Mature wood ears are darker and opaque. When they wither and dry, they appear purple and black with a light grayish or tan underside. The underside is the “spore side” of wood ear and tends to be lighter than the top. You might not even see it on some specimens, but the color differential can be very pronounced on others. 

While polypore mushrooms, such as turkey tail, have obvious pore-producing undersides, wood ear spores are microscopic. You might see a whitish mass where they gather on the fruiting body, but you can’t make out individual spores.

It can be hard to spot wood ear flushes since they blend in so well with the trees. To make it easier, train your eye to spot brown or purple splotches on deadwood.

Wood Ear Mushroom
The underside of wood ear is lighter, with some white spore clumps visible to the naked eye. 


Wood ear is a jelly fungus, and true to its type, it does have a gelatinous look and feel. The top side is often soft and fuzzy. It can be covered in tiny hairs and feel like velvet, though this is more pronounced on certain species. Either way, fresh fungi are soft and pliable. 

Wood ear will yield easily when you touch it. You can manipulate it with your fingers, rolling it around and getting rough.

While look-alikes may fall apart like actual jelly, wood ear will bend and snap back like rubber. It has a bouncy, springy feel to it. If you find wood ear that has dried, it will be brittle and crack easily when you bend it. 

Wood Ear Mushroom
Wood ear tops might look gray or silverish from certain angles because they are covered in very fine, light hairs. 

Wood ear checklist:

  • Growing on deadwood
  • Ear or cup-shaped
  • Wrinkly underside
  • Solo or clustered
  • Rubbery texture
  • Brown-shaded colors

Wood Ear Mushroom Look-Alikes

While wood ear is a pretty singular shroom, some similar fungi can fool foragers. These are mostly benign, and some are even considered choice edibles. However, they don’t have the same nutritional profile and medicinal benefits as wood ear.

It’s important to distinguish these frauds from the real deal to stay on the right track.

Exidia Fungi

The Exidia genus is a twisting and gelatinous bloodline of basidiocarp jelly fungi in the family Auriculariaceae. Many different varieties grow in a brown disk shape, and all may be referred to regionally as witch’s butter or amber jelly roll. Species like Exidia nigricans, Exidia glandulosa, and Exidia recisa are often mistaken for wood ear. 

So, how can you tell them apart? Many Exidia are smaller and darker than wood ear. Those with an ear shape often have sharper, almost geometric lining and indentations instead of soft folds. If you’re in doubt, you can usually distinguish Exidia via texture. When you squeeze it, it won’t spring or flop back like wood ear. Instead, it will compress, and you might even squish it accidentally. 

If you find it: Lucky you! Exidia fungi are edible and delicious. Harvest a few for soups, pickling, tinctures, or teas, but never consume any raw wild fungus.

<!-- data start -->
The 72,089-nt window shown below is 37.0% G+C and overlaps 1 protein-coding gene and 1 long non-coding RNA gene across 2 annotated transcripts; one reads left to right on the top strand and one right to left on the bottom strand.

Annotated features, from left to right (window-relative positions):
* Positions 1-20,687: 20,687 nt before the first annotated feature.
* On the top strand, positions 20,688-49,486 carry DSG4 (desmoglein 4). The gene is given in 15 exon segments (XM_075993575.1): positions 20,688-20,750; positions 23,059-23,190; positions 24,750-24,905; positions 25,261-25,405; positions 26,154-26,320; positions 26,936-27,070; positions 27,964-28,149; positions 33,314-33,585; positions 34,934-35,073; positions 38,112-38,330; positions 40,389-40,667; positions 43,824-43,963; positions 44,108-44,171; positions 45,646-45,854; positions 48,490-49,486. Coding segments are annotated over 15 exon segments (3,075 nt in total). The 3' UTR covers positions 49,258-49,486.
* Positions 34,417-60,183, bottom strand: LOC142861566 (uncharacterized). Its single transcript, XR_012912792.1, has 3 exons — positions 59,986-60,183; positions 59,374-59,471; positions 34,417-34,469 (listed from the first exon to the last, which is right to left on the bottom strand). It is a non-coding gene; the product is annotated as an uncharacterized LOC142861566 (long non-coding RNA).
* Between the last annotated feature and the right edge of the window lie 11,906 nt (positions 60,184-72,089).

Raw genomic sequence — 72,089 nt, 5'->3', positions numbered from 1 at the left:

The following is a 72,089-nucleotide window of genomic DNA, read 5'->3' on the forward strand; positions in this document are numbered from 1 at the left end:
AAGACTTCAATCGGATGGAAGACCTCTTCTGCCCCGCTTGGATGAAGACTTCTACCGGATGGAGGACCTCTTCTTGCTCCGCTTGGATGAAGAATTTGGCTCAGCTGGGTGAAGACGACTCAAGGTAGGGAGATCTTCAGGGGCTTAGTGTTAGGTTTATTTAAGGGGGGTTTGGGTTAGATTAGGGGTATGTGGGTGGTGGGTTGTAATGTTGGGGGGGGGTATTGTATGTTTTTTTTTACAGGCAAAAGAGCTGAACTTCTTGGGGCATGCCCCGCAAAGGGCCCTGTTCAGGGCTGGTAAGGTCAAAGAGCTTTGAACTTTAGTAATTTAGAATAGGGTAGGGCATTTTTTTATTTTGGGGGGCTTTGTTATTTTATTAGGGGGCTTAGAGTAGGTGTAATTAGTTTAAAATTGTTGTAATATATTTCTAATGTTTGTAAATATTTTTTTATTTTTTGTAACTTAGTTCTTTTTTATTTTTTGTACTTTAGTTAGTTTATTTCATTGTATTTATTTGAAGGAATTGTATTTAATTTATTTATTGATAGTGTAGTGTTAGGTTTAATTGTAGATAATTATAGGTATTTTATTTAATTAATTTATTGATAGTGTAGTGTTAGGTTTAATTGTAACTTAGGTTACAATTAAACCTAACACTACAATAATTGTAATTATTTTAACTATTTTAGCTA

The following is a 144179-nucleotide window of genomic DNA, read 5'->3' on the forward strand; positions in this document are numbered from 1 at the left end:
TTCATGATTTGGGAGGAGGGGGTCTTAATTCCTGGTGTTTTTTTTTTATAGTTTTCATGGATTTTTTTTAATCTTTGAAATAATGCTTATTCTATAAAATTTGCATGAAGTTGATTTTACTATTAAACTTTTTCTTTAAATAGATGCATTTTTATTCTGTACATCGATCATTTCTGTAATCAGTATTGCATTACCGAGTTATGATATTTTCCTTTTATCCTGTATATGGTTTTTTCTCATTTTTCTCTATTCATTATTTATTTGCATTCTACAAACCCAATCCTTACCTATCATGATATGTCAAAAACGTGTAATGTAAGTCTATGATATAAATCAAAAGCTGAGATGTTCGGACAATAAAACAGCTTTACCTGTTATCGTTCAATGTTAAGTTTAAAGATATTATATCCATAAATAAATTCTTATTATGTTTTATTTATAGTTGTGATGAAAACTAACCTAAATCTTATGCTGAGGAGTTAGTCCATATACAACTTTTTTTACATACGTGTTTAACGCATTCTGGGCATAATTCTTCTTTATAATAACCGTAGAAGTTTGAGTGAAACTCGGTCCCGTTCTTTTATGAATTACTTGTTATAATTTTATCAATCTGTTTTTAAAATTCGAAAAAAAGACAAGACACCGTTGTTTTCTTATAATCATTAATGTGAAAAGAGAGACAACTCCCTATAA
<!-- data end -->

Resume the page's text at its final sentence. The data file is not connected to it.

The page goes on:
Learn how to tell Exidia recisa apart from wood ear by examining them up close and personal. 

Peziza Fungi

Many members of the Peziza genus resemble wood ear to the untrained eye, including Peziza badia and Peziza repanda. Also known as cup fungi, most species of Peziza are shaped like a cup with edges that curl upward. Many are brown and grow in clusters. Especially from afar, they can easily fool you. 

Pay attention to their habitat and texture. Cup fungi aren’t necessarily saprobic and might grow from many things. If a fungus grows from the ground, a manure pile, or between the cracks in your driveway, it’s not wood ear — it’s most likely Peziza

However, some cup fungi grow from wood as well. To determine what you found, pay close attention to shape. Peziza tends to have a more pronounced individual shape. The sides usually curl up more, and most lack stems. If you aren’t sure, check the texture. Since cup fungi aren’t jelly fungi, they tend to be more brittle and break apart more easily. 

If you find it: Leave it alone. There are many Peziza species. Some are edible, but some are considered poisonous. Unless you have a microscope and a Mycology degree, you shouldn’t risk it. 

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  1. Here in Michigan I find it mostly on maple, and usually on dead branches that fall, wood ear and all, from way up in the canopy.

  2. Yeah really, thanks, I was wandering around in the Highland NY area and stumbled on either woodear or a relative and harvested in after looking it up. I brought it home. It is definitely from that family and I was like ok I won’t die if it’s not woodear but say, witch’s butter. It was on a long stick on a rocky outcrop in a hardwood copse along the Black Creek (a wetland in the Midhudson valley that empties into the Hudson River).

    I didn’t know these jellies were edible and I didn’t know that when they dry out this is what the jellies look like, it’s so exciting.

    I never forage for fungus b/c it seems so insanely dangerous but actually, it seems like there are ones that are safe bets. I am going to go look at turkey tail now–if it’s everywhere, and easy to identify, well, that’s super! Thanks for your website!
    If you have any advice as I start looking into eating things that are easy to ID man I’d love you to bits!